Julie and Megan Beeh had never considered entering a mother-daughter look-alike contest. Following a suggestion at a recent family dinner to enter The Bulletin’s annual contest, the Beehs submitted their winning selfie on a last-minute lark in honor of Mother’s Day on Sunday.
Almost 50 mother-daughter photos were submitted to the newspaper’s 2016 contest. Staff members picked four pairs who most resembled each other. Reviewing more than a dozen finalists was difficult for the judges. Glimpsing the top-four finalists shows how uncanny genealogy can be.
Julie and Megan Beeh, both of Bend, won first place for their remarkable similarity. Learning that they’d won “was so much fun,” Julie said.
Julie Beeh and her daughter Megan
Ryan Brennecke / The Bulletin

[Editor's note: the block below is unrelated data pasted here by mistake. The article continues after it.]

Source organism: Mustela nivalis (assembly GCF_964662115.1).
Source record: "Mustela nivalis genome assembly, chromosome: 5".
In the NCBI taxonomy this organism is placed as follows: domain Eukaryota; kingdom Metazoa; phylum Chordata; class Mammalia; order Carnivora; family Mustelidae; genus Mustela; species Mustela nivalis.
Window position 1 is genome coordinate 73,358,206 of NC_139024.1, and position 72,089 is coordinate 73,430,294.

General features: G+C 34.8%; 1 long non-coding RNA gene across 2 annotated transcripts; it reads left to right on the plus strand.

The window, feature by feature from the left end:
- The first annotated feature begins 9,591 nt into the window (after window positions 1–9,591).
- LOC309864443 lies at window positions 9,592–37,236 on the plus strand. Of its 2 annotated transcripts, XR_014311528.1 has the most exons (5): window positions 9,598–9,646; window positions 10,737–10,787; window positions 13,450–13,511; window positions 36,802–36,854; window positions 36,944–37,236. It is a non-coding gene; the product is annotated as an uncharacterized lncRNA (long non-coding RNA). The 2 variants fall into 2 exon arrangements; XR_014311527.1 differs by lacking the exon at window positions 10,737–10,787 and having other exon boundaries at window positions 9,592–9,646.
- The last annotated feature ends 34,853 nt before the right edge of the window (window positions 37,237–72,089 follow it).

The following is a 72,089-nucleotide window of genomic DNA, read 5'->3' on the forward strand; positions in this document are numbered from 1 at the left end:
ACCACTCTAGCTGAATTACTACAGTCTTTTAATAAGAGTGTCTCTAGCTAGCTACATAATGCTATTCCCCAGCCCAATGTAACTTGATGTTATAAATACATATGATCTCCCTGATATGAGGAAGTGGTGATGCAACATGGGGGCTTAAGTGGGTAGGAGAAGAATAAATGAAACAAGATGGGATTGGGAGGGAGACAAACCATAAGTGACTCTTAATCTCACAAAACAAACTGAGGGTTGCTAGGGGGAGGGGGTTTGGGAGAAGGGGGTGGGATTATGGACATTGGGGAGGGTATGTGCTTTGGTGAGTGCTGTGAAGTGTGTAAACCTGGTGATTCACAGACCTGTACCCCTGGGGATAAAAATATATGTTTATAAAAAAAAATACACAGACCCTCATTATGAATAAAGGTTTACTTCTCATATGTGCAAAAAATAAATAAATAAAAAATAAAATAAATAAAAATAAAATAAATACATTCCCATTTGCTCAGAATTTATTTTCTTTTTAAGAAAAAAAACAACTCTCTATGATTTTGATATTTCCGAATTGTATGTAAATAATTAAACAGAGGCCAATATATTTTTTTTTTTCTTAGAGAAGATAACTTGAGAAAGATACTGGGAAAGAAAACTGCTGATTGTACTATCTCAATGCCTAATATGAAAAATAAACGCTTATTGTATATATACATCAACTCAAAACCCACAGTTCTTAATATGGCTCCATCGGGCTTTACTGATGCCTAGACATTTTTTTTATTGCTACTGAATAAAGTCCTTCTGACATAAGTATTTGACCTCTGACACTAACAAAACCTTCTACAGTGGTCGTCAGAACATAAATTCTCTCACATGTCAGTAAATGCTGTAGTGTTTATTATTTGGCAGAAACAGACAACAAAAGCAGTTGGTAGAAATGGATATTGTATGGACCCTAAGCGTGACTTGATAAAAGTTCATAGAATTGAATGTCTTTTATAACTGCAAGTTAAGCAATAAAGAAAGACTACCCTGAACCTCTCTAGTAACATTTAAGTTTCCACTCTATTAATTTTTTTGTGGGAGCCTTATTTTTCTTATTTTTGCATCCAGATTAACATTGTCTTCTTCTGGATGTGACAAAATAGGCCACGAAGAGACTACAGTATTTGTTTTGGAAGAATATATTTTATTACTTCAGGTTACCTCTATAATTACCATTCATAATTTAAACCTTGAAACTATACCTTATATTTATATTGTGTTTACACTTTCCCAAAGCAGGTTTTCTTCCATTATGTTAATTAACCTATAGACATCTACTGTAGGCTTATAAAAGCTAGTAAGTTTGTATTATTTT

Megan said of her grandfather’s reaction, “We told him last night that we won, and he said, ‘Oh, that’s just great.’”
“We don’t usually take selfies of ourselves,” Julie added. It’s the first mother-daughter contest they’ve entered.
Julie said she realized years ago how much Megan resembles her when her father, while sifting through old family photos, pointed it out. It was a matter of the eyes and the smile.
Megan, now 16, said, surprisingly, they’ve never been mistaken for sisters. “People joke around about it,” Julie said. The mother of two daughters — the younger, Maddie, is 14 — said they do share clothes, and they’re all able to wear the same size.
Throughout our conversation, Julie and Megan finished each other’s sentences. “If something funny happens, sometimes we’ll say the same thing at the same time,” Julie said. Megan giggled in agreement. They also bicker alike. “Have you ever argued with yourself?” Julie said with a laugh. “We both like to have the last word.”